Monday, September 21, 2009

Lihat Sawah, Sideman, Bali

Compared to where we’ve stayed previously to Lihat Sawah you would think that this would not be a favorite spot. The power went out on a number of occasions. There was no air conditioning. The bathroom, although serviceable, was small and anything but romantic. And when the power went out so did the water and plumbing. The food wasn’t great (although it was good enough). And it was in a very quiet place with “little to do”. But in spite of that and maybe because of that, this little spot in the hills of Bali is one of my very favorite memories of Bali.

We arrived on a gray day with spots of rain (in fact it rained off and on for the entire stay). When we first arrived it seemed they weren’t expecting us, but communications soon cleared and we were happily shown to our room on the second floor of a “villa” overlooking the rice fields and chili plant fields. For westerners the concept of villa conjures up some pretty grandiose ideas, so you can stop right there. Everything was pretty basic but what we did have was space and a fabulous view and quiet. We had a large covered veranda as large as the bedroom with a chaise, and table and chairs, and a view to the hills. We had a lovely 4 poster bed with mosquito netting and large doors and open windows with white curtains that blew in the almost ever present breeze. There were two big ceiling fans and decent lights. A soft, warm, creaky teak floor and a very basic “all in one bathroom” which was clean and when the power was on it had decent water pressure with good hot water.

I then proceeded to be sick having caught jerry’s cold that he was just getting over. It went straight to my throat and chest and I felt pretty darn bad. We managed a short trip into Klungkung to see the market, a traditional painter and a silver smith and then we limped home up the hills to hide out in our treetop bedroom. What a wonderful place to be sick. From the bed there were views out all the windows with the sound of rain on the roof and birds in the papaya, kiwi, lychee, and starfruit trees. There was good food and hot tea from the owners which was brought to our veranda for every meal (except breakfast when I managed to make an appearance).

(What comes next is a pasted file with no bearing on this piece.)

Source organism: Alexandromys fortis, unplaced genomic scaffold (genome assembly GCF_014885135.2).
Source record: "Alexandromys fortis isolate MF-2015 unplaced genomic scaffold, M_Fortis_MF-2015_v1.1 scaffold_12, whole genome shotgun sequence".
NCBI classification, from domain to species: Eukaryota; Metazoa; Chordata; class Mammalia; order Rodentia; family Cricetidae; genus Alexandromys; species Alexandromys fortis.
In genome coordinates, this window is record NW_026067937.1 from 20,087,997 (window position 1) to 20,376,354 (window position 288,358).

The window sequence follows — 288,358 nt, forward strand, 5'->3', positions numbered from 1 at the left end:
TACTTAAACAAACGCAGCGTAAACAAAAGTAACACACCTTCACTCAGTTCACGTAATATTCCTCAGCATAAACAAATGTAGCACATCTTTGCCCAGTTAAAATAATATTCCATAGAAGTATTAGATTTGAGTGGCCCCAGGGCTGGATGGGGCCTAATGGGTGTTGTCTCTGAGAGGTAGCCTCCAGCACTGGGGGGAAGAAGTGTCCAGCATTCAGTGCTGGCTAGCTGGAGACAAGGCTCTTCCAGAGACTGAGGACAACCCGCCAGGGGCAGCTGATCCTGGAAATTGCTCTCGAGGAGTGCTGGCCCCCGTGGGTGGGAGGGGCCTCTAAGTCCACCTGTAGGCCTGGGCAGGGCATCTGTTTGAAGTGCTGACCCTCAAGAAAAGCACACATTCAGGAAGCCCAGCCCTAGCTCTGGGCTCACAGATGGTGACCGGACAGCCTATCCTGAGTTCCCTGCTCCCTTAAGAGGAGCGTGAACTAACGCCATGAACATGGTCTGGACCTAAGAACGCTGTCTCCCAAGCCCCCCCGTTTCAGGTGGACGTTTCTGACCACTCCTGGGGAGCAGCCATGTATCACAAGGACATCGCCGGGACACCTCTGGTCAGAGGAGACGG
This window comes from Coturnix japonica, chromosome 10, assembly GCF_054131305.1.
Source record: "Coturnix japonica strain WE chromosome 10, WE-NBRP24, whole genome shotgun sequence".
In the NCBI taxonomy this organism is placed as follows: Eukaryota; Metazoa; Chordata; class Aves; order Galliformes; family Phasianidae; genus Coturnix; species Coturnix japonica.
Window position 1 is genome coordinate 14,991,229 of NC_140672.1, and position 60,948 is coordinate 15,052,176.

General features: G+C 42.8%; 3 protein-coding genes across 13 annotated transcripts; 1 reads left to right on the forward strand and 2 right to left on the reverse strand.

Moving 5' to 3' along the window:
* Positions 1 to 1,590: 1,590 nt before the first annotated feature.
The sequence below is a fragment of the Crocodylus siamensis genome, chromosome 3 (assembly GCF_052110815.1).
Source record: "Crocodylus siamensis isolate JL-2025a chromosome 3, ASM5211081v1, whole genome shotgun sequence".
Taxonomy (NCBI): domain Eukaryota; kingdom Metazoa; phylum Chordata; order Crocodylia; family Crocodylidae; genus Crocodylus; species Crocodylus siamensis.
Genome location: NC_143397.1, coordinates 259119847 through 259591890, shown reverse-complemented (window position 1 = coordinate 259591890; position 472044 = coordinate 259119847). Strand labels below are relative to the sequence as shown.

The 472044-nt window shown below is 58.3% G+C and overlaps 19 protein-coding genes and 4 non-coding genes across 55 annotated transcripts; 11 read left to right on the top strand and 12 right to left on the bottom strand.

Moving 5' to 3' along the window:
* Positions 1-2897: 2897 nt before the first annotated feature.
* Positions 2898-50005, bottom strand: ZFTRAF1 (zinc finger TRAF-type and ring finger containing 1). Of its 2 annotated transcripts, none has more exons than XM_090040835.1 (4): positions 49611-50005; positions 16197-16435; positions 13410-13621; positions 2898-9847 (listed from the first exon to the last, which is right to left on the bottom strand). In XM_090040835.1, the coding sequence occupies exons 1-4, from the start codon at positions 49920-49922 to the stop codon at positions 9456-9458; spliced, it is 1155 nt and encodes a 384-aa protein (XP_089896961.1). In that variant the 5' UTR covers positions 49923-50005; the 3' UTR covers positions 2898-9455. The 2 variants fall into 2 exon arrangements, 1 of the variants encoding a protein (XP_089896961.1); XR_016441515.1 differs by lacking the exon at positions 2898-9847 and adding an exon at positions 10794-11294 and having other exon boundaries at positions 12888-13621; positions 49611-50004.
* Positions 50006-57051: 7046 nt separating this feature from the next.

We listened to the roosters crow ALL day from all across the valley. We watched a flock of swallows descend on the chili plant fields when heavy rains came. I don’t know if the rain forced insects down out of the air or up off of the plants, but when it rained the swallow/swift population quadrupled at least flying low over the chili plant fields. And on our last night there we listened to the drums and chanting celebrating the end of the month of Ramadan observed by the small yet visible Muslim population on Bali

One night we had a bird spend the night with us. A small brown bird flew into the eaves under the veranda roof. He seemed disoriented like he had lost his way to his tree before dark. Many birds are blind at night, so I guess he was attracted to our light. So there he sat occasionally disturbed by my movements, but generally just hanging out. When we retired to our bedroom, he came in through the open grating above the door and flew around above us until he found a place to settle down for the night. When dawn came, he stirred and started chirping before he figure the way out by the light of dawn and flew home with quite a story for the flock.

When the sun was out, I could lay on the veranda chaise and read or nap. Jerry and I played gin rummy with a pack of cards we bought in Ubud. We played scrabble on his Iphone. We read. And I slept. I slept a lot. But between the medication and the inhaler I brought from the US and all the healthy food we’ve been eating with heavy emphasis on fresh fruit and good tea, l recovered in amazing time. Thankfully.

Before we left we took a walk down into the valley along a quiet road that wound through the rice, chili plant, and corn fields. We crossed several rivers on old wooden bridges. We passed a mechanic shop with gasoline sold by the liter out of plastic water bottles. We saw women carrying offerings to temple on their heads. We passed men and women working in the rice fields: harvesting, weeding, shoring up old terrace walls. It was a lovely walk under a gray sky, one that gave us a sense of the rhythm of life for people in this valley region.

We paid 550,000 rupiah (or roughly 55 US dollars) per night for the villa room including dinner and breakfast (drinks and lunch were extra). I also had a great massage for 80,000 (yes, 8 US dollars) in my room.

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